The idea that animals do not have souls has no scriptural basis. It’s just something people communally decided. In my view, they did so to artificially accentuate their own importance in the scheme of things and to God. This came from insecurity as it is not actually necessary to establish uniqueness in order to have intrinsic eternal value and to be counted as a child of God. Others need not be excluded so that we can be included. Our status before God is not a zero sum game.

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Religions that Thrive and Religions that Die

By Ronald Brown

Jacques Marion is one of those first generation Unificationists who, he told me, “dropped everything” when he met Reverend Moon and set off to spread the teachings and vision of Unificationism to the world.

He described his years as a missionary in Russia and Africa and the enthusiastic welcome the movement is receiving there. He concluded that it was in times of turmoil and trouble that people are most open to new and often radical solutions. Russia and Africa were in such states when he was there and largely remain so until today.

My conversation with Jacques and other Unificationist missionaries evoked major questions regarding how religions take root, thrive or die.

Why did Buddhism thrive in China, Korea, Japan, and South Asia, while it all but disappeared in its Indian homeland? Why did the Russians adopt Greek and not Roman Christianity, or even Judaism, Islam, or Buddhism as their national religion? Why is Evangelical Christianity sweeping the USA while mainline Christian churches are at best lingering?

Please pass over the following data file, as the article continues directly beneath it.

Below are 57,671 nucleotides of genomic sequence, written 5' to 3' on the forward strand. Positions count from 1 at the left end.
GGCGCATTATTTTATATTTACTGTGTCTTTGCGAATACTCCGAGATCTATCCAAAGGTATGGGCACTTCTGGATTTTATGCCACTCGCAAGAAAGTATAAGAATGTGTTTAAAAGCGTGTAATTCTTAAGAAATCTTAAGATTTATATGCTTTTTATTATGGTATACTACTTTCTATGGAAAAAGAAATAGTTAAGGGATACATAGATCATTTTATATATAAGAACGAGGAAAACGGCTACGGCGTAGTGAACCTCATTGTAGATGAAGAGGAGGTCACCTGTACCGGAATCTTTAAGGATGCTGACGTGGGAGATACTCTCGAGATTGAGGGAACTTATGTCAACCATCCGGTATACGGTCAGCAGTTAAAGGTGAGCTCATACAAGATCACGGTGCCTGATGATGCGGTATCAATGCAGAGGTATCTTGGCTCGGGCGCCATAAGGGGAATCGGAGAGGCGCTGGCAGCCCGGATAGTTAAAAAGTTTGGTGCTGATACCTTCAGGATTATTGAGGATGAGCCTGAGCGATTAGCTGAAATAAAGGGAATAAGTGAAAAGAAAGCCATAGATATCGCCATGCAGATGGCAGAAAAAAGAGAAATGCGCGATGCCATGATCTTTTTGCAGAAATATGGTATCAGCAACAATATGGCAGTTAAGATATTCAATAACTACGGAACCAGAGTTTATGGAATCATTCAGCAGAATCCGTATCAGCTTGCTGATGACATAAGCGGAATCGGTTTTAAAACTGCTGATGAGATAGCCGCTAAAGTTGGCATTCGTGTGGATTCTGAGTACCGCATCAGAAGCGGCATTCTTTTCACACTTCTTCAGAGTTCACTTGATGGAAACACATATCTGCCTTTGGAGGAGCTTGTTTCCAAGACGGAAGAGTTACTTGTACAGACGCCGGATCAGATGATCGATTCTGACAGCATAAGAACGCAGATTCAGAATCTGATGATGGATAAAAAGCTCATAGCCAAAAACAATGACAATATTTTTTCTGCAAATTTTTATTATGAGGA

In Paris this past summer, I decided to explore how Catholicism became and remains the dominant religion of France. My experience there led me to reflect on how Unificationism might fare in Africa.

The Thermes de Cluny: The latest in modern technology

In the early centuries after Christ, the Gauls swept out of the forests of northern Europe, eliminating all traces of Roman civilization in front of them. They sacked Rome in 387 B.C. but mighty Rome was not so easily humbled. Rome drove them out and back into their primeval forests. Finally, between 58 and 51 B.C. Julius Caesar conquered the barbaric Gauls and founded the city of Lutetia along the banks of the Seine River among the local Gallic tribe of the Parisii.

Little remains of the Roman town of Lutetia except for the underground ruins of the Roman Northern Baths beneath the ruins of the medieval Monastery of Cluny. Of all that remains of the ancient Roman bathhouse the most impressive and insightful was a massive marble bathtub dating from the 2nd century. According to the sign, the tub was made in Rome and brought to Lutetia to serve the ruling elite in the gigantic domed bathhouse.

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Where Are We Going and How and Why?

By Michael Hentrich

In some ways it seems our movement is suffering from an identity crisis.